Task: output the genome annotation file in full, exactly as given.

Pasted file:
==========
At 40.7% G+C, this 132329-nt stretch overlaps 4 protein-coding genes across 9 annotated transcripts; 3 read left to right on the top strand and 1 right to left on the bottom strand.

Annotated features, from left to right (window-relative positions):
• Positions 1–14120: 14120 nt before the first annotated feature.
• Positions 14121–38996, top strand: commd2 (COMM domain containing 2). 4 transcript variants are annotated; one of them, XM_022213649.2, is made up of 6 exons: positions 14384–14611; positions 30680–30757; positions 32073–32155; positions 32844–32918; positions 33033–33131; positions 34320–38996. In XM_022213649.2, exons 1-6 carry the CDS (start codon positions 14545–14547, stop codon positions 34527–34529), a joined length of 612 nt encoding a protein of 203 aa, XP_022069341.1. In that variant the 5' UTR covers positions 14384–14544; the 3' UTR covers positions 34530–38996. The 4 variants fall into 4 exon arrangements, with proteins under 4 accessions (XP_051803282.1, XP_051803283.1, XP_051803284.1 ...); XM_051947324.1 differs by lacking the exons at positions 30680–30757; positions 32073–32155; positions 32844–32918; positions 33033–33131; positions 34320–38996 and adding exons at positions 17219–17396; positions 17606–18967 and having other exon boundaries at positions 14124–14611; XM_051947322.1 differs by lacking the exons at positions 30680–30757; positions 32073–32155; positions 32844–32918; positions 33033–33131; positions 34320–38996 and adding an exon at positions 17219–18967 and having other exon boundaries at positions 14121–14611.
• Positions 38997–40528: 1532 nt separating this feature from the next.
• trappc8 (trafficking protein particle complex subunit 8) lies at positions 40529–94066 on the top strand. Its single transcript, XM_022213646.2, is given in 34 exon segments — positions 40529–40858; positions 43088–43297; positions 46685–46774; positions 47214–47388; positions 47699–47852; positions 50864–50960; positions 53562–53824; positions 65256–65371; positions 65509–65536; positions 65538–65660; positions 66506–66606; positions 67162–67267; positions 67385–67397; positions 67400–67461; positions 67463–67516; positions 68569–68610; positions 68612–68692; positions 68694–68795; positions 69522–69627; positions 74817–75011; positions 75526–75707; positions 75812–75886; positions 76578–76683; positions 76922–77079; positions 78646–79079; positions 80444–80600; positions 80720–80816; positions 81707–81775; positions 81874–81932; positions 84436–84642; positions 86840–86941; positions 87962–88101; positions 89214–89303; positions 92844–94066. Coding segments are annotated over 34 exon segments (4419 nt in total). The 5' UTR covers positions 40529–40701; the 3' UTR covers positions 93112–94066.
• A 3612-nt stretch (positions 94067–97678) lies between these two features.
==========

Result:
At 40.7% G+C, this 132329-nt stretch overlaps 4 protein-coding genes across 9 annotated transcripts; 3 read left to right on the top strand and 1 right to left on the bottom strand.

Annotated features, from left to right (window-relative positions):
• Positions 1–14120: 14120 nt before the first annotated feature.
• Positions 14121–38996, top strand: commd2 (COMM domain containing 2). 4 transcript variants are annotated; one of them, XM_022213649.2, is made up of 6 exons: positions 14384–14611; positions 30680–30757; positions 32073–32155; positions 32844–32918; positions 33033–33131; positions 34320–38996. In XM_022213649.2, exons 1-6 carry the CDS (start codon positions 14545–14547, stop codon positions 34527–34529), a joined length of 612 nt encoding a protein of 203 aa, XP_022069341.1. In that variant the 5' UTR covers positions 14384–14544; the 3' UTR covers positions 34530–38996. The 4 variants fall into 4 exon arrangements, with proteins under 4 accessions (XP_051803282.1, XP_051803283.1, XP_051803284.1 ...); XM_051947324.1 differs by lacking the exons at positions 30680–30757; positions 32073–32155; positions 32844–32918; positions 33033–33131; positions 34320–38996 and adding exons at positions 17219–17396; positions 17606–18967 and having other exon boundaries at positions 14124–14611; XM_051947322.1 differs by lacking the exons at positions 30680–30757; positions 32073–32155; positions 32844–32918; positions 33033–33131; positions 34320–38996 and adding an exon at positions 17219–18967 and having other exon boundaries at positions 14121–14611.
• Positions 38997–40528: 1532 nt separating this feature from the next.
• trappc8 (trafficking protein particle complex subunit 8) lies at positions 40529–94066 on the top strand. Its single transcript, XM_022213646.2, is given in 34 exon segments — positions 40529–40858; positions 43088–43297; positions 46685–46774; positions 47214–47388; positions 47699–47852; positions 50864–50960; positions 53562–53824; positions 65256–65371; positions 65509–65536; positions 65538–65660; positions 66506–66606; positions 67162–67267; positions 67385–67397; positions 67400–67461; positions 67463–67516; positions 68569–68610; positions 68612–68692; positions 68694–68795; positions 69522–69627; positions 74817–75011; positions 75526–75707; positions 75812–75886; positions 76578–76683; positions 76922–77079; positions 78646–79079; positions 80444–80600; positions 80720–80816; positions 81707–81775; positions 81874–81932; positions 84436–84642; positions 86840–86941; positions 87962–88101; positions 89214–89303; positions 92844–94066. Coding segments are annotated over 34 exon segments (4419 nt in total). The 5' UTR covers positions 40529–40701; the 3' UTR covers positions 93112–94066.
• A 3612-nt stretch (positions 94067–97678) lies between these two features.